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Srettha admits flaws in ministers but rules out Cabinet reshuffle

Srettha admits flaws in ministers but rules out Cabinet reshuffle

Prime Minister Srettha Thavisin said on Thursday that there would be no Cabinet reshuffle in the near future, denying speculation that he was eyeing the defence minister’s seat.

“I have no plan to change the Cabinet line-up today, as of now, or anytime soon,” the prime minister told reporters when asked about the matter.

When asked if he saw any flaws in the Cabinet that should be rectified, Srettha said: “Everyone can do it better, including myself, and we have to make the improvements together. Certainly, there are flaws, but not so many to warrant a Cabinet reshuffle.”

He then asked the media: “Is that clear enough?”

Srettha, who also doubles as the finance minister, dismissed speculation that he would replace his defence minister, Sutin Klungsang, for the military’s backing to help boost his political stability.

“I have no reason to replace the defence minister. I have never thought about that and never spoken so. It’s purely media speculation,” the prime minister said.

He added that his government’s political stability should be based on public support stemming from its work for public interest. “This way everyone in the government, and not just me, will gain political stability,” he said.

PM Srettha was asked to comment on recent remarks by Commerce Minister Phumtham Wechayachai that the best time for this government’s major Cabinet reshuffle would be after the parliamentary passage of the budget bill for fiscal 2024. Srettha said he had no comments on the matter.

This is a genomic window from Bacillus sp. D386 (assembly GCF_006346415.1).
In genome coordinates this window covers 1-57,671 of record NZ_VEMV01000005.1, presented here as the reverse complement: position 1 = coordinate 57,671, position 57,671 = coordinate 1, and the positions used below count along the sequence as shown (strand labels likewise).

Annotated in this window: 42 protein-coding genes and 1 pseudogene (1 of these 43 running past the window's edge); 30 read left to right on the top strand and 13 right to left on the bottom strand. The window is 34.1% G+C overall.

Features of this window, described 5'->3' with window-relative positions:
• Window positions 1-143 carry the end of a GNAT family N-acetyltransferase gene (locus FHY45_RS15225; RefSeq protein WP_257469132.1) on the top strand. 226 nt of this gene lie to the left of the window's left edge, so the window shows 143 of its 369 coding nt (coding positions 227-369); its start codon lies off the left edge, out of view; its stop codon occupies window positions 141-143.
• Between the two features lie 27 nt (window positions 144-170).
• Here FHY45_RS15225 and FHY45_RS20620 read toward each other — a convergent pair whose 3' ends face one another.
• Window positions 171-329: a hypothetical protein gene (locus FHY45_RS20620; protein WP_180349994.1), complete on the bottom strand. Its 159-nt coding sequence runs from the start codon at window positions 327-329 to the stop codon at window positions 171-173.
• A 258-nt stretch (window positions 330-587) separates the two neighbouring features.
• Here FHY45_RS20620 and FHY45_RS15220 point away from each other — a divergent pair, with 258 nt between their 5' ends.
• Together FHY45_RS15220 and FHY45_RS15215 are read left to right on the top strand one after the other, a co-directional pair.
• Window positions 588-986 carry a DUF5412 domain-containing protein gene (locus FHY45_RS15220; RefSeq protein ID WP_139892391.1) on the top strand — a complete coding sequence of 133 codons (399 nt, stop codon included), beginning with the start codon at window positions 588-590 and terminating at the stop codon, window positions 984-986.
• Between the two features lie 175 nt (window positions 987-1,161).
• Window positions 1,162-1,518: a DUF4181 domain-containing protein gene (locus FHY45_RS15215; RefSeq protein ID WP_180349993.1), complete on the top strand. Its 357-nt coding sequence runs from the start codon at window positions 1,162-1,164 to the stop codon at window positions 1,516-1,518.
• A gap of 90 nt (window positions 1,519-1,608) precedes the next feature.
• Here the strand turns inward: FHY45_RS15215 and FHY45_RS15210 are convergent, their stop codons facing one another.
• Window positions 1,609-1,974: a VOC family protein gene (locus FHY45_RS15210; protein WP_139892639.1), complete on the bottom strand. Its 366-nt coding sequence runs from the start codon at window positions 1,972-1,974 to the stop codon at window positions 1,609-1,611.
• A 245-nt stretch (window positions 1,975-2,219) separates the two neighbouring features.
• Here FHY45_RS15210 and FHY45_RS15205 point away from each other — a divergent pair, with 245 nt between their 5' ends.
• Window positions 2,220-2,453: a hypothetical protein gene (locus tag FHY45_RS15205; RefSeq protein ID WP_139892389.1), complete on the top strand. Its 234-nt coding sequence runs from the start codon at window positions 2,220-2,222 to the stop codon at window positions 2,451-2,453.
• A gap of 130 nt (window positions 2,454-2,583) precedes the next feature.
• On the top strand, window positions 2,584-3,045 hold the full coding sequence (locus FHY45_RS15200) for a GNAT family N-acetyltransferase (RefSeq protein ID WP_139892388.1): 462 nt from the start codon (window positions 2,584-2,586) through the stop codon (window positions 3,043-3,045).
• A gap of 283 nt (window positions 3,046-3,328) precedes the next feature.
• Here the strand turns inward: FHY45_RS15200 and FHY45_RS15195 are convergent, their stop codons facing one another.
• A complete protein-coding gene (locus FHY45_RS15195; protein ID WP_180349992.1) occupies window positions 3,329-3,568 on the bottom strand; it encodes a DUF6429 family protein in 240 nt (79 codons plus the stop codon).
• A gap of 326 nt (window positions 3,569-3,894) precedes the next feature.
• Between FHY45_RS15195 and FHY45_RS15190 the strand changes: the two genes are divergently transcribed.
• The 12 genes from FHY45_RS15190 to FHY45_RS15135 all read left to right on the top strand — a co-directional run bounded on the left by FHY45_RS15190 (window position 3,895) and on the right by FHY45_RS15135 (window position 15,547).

When asked if Phumtham had embarrassed him by making such remarks, the prime minister said that the political veteran’s views should be heeded. “I have trust in him as my deputy prime minister, and I respect him,” he said.

Srettha admits flaws in ministers but rules out Cabinet reshuffle
 

Srettha admits flaws in ministers but rules out Cabinet reshuffle

In a separate development, Srettha said he would personally inspect the construction of Rama II Road following criticism that its expansion plan has continued with no end in sight.

The road, which connects Bangkok and Ratchaburi, was first built in 1970, and the construction was completed three years later. However, as Rama II became an important route to the South, there were a series of projects to expand the road and connect it with the expressway system.

For several locals and motorists using the road regularly, the construction seems to be unending over the past half-century.

The prime minister said that he would “see for himself” the construction of Rama II Road, adding that he had a good understanding of those people’s suffering. However, he added that no exact schedules had been set for his inspection of the road, as he would have a busy week in early March with planned trips to the Northeast and Austria.

When asked if the recent TikTok videos lampooning the “unending” construction of Rama II Road would cause misunderstanding that his government had failed to speed up the construction, Srettha said his government was doing its utmost about the matter. “Some people may want to discourage us. Let them. We are doing our work,” he added.

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